"NIMBY Crowd Attack Homeless Community Again"

"Before you ignore another homeless person on the street, just remember that that could be someone's father or someone's mother and they have a story." — Syesha Mercado

By Al Robinson - Hatcityblog.com

The "not in my backyard (NIMBY)” crowd strikes again!

At least we now know that it was never about converting the Super 8 Hotel on Mill Plain Road into a homeless shelter. It's about using misinformation and fear tactics to discriminate against the least-fortunate members of our population. 

Recently, the lawyers for the City of Danbury and the non-profit homelessness agency Pacific House reached a proposed agreement to settle a lawsuit against Zoning Commission's denial to convert the former Super 8 Hotel into a transitional homeless shelter.

Pacific House's original plan for the Super 8 Hotel would have done a lot of good in terms of addressing homelessness and the affordable housing dilemma in Danbury that city leaders failed to address adequately. Unfortunately, through the use of misleading information, unsubstantiated allegations, and the mischaracterization of disadvantaged residents, neighbors persuaded the Zoning Commission to strike down the sensible proposal to address homelessness that had the support of the mayor, as well as advocacy groups.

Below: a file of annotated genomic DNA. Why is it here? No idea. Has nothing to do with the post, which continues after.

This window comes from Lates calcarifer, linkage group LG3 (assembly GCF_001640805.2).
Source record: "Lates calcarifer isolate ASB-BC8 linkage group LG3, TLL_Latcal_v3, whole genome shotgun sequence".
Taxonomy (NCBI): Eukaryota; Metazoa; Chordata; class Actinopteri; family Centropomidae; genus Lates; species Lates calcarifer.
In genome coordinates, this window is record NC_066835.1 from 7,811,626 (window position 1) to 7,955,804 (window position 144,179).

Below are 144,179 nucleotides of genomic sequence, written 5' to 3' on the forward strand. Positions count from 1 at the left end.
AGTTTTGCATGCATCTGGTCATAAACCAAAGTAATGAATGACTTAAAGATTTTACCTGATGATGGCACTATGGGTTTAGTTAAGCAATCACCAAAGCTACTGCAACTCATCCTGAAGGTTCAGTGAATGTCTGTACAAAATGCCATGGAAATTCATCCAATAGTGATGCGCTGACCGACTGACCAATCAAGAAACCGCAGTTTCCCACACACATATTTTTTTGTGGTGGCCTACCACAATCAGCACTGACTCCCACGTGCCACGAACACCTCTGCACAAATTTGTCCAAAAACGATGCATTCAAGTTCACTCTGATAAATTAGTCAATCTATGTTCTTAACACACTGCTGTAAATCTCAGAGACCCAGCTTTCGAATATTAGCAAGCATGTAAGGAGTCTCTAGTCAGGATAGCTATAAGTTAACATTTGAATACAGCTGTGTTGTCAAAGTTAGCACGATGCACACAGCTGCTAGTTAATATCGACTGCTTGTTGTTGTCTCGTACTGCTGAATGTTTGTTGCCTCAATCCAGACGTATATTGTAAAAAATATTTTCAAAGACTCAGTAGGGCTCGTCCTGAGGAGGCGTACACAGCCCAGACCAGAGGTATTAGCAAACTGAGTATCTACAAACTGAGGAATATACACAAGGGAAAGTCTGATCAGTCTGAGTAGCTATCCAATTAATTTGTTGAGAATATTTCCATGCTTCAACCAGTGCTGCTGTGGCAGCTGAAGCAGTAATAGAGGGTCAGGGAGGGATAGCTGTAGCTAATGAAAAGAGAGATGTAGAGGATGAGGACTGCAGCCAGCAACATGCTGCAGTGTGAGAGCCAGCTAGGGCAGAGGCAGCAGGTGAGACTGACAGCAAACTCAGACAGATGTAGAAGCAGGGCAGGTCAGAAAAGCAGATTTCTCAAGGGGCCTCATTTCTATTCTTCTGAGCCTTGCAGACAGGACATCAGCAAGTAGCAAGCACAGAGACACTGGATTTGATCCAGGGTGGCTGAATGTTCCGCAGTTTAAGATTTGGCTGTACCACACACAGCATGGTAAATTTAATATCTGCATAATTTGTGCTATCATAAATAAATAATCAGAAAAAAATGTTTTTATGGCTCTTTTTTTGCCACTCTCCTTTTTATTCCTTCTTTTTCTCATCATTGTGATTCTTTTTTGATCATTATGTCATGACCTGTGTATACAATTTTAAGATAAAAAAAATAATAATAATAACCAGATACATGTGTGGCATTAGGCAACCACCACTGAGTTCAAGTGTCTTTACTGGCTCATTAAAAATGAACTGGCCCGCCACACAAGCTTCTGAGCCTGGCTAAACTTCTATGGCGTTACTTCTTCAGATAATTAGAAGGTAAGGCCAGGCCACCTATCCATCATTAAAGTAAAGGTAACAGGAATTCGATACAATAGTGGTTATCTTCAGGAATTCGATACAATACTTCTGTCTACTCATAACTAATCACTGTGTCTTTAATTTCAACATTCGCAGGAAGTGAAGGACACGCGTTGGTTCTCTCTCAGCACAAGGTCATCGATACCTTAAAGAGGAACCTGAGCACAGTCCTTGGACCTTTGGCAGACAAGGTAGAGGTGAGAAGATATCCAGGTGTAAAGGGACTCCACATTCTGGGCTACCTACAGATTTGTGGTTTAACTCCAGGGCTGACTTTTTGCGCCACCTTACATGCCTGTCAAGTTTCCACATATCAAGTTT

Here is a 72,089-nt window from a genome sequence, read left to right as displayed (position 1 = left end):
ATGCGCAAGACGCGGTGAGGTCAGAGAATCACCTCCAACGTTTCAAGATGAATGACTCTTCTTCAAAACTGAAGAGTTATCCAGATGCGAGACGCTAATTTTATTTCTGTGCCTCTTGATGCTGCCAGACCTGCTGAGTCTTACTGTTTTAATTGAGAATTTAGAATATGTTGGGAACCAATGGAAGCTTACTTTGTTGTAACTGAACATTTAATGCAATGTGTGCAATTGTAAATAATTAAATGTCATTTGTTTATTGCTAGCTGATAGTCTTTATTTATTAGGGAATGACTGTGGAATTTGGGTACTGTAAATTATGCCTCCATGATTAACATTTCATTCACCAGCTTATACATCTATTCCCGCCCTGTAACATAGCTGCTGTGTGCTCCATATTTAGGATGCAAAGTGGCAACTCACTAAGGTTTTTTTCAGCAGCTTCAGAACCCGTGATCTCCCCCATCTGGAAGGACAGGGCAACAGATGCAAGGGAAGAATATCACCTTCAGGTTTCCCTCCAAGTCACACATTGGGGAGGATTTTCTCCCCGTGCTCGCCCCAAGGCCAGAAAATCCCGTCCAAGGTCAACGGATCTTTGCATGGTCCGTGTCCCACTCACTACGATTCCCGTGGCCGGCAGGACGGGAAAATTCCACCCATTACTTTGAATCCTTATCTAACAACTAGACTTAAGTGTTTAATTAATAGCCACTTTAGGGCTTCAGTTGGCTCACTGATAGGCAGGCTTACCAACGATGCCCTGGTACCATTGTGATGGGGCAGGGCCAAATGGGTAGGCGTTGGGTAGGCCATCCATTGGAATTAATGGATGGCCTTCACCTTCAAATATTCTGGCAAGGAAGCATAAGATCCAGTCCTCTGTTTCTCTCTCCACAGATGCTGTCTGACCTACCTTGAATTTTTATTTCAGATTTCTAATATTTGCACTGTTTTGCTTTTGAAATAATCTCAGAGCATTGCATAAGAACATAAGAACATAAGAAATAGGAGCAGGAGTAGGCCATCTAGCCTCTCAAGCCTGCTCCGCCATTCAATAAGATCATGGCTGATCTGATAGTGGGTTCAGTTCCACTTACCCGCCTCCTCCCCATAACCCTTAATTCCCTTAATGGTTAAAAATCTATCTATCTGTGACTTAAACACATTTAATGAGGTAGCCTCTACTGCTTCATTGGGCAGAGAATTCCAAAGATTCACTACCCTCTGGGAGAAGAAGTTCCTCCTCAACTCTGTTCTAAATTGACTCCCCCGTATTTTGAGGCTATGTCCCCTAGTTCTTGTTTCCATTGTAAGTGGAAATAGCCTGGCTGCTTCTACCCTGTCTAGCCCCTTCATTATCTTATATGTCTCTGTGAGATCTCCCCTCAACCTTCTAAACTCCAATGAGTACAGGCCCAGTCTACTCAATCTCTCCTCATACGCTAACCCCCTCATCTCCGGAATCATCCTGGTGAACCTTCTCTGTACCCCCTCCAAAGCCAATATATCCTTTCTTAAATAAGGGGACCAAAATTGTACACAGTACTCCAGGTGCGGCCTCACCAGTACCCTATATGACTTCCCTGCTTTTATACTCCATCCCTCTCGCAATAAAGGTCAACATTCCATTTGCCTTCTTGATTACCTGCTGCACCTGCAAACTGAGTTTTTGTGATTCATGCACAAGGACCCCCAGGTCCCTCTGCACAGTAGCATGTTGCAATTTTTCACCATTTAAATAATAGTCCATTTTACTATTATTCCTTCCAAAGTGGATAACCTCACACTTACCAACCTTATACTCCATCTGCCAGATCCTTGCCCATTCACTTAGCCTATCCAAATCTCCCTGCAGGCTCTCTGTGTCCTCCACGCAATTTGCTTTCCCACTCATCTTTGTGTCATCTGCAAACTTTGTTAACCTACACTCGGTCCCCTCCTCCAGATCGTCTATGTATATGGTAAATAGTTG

The proposed settlement agreement was a far cry from the original proposal and was a good compromise that would address the city's homeless population in time for this winter season. Despite the agreement having the support of the mayor and all parties in the suit, once again, the "not in my backyard" crowd came out again to target the least fortunate with the same tone white people used to keep minorities out of their neighborhoods. 

It was wrong when scare tactics were used to deny people of color access to communities, and it's wrong today for people to use those same tropes to block the homeless population from accessing essential needs simply because those services are close to someone's driveway. 

In response to the Zoning Commission's rejection of the settlement, Mayor Esposito stated, "We are a caring and kind community that embraces people of all walks of life and will always strive to help those that are less fortunate or that are struggling." Somehow, I don't think members of the Zoning Commission or Danbury's most selfish residents received the mayor's message.